2020 is nearing the end, which for many will come as a relief. With positive vaccine news flooding the headlines this week, we won’t be surprised if you’ve missed the latest developments in the world of Tech and I.T.
This week we explore how parents are spending £1000s on Tech gifts for their children this Christmas, how one in five online listings could be fraudulent, and shoppers being told to be vigilant when buying Christmas presents online.
Let’s bring you up to date.
Parents spending £1000 on children’s tech this Xmas
Christmas this year will be a time to relax, time to enjoy a well-earned break, however for some parents, Christmas will be very expensive!
According to research by musicMagpie, which polled 2,000 British parents, children across the UK have the latest tech at the top of their Christmas lists, and surprise, surprise it’s not cheap.
The research revealed this week that nearly half of children are hoping for a brand new Playstation 5 under their tree, retailing at almost £450. A third are also asking for a new smartphone, with 13% putting the new iPhone 12 on their wish list which retails at a staggering £799.
But, according to the research, more than a third of parents admit that they can’t afford to spend this money outright.
Liam Howley from musicMagpie commented:
“It can be so tough as a parent. We want our children to really enjoy their Christmas, but sometimes their wishes go beyond what we can afford. Our study has shown just how much pressure there is financially for families, and how it only gets worse as gadgets become more expensive. It makes it harder still if other children have certain tech, and your child just wants to fit in with their friends.”
Read more here.
One in five online listings could be fraudulent
Online shopping has become the norm this year. With the pandemic making it impossible to shop in store, we turn to Amazon and other online shopping providers to buy what we need.
But how do we know if the products for sale are legitimate?
According to research from Besedo, nearly 3,000 listings during November, including the Black Friday and Cyber Monday madness, showed that up to one in five items listed could be dangerous or fraudulent.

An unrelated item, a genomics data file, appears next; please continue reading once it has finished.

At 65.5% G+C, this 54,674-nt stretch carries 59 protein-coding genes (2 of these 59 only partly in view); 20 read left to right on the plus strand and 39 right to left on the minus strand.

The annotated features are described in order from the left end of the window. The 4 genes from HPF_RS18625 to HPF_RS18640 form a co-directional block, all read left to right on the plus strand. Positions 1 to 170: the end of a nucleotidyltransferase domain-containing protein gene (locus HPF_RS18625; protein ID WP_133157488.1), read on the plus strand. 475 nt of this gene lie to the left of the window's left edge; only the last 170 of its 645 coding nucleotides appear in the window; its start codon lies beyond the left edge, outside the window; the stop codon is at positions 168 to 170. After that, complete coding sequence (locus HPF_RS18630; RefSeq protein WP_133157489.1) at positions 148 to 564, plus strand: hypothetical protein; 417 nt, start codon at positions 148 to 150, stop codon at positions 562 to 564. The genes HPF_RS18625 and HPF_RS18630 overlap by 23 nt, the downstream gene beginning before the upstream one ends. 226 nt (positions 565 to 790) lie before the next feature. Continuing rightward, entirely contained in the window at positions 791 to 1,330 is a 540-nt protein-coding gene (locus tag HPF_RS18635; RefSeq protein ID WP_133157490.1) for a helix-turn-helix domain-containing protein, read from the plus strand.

The research found that 15% of items reviewed showed signs of being fake, with that number rising to 19% on Black Friday and Cyber Monday, meaning many British shoppers could have potentially received fake goods or lost money on items that were never actually available.
One item which was cause for concern was Playstation 5. The console, which quickly sold out after launch, was highly susceptible to scams. Besedo’s research showed that 22% of Playstation 5 listings were likely to be scams rising to more than a third over the Black Friday weekend!
And it isn’t just tech items that are high-risk, pets (especially puppies) are also at risk of being a scam. Out of 604 listings for puppy purchases in November, a shocking 23% were scams!
Petter Nylander, CEO of Besedo commented
“This holiday season really is a one-two punch of risk for shoppers. Fewer gifts will be bought in physical retail stores, as we all work to limit the spread of the pandemic, leaving online retail as the main source for gift buying for many. At the same time, anticipated slow deliveries will give scammers more leeway to string along their targets, making it that much harder for victims to know that they’ve been caught out and take the appropriate action.”
Discover more here.
Christmas shoppers warned by NCSC to be vigilant as cybercrime soars
The National Cyber Security Centre (NCSC) has launched its new ‘Cyber Aware’ campaign ahead of an expected record rush on online shopping in the lead up to Christmas.
With many people doing their Christmas shopping online due to the coronavirus pandemic, the NCSC has warned shoppers to be extra savvy when purchasing items as victims last year lost an average of £775 each due to cybercrime.
Statistics from the National Fraud Intelligence Bureau show that last year’s Christmas shopping period there were 17,405 reports of online shopping fraud with a loss of £13.5 million!
The NCSC’s new campaign will help remind people to use a strong and separate password for their email and always use two-factor authentication to log in.
Lindy Cameron, chief executive of the NCSC, said
“Technology will play an essential role over the festive period, with more people shopping online than ever before. Scammers stole millions from internet shoppers last Christmas – but by following our advice, you can protect yourself from the majority of their crimes. We hope the Cyber Aware campaign helps people to shop confidently online and enjoy their Christmas.”
Find out more here.
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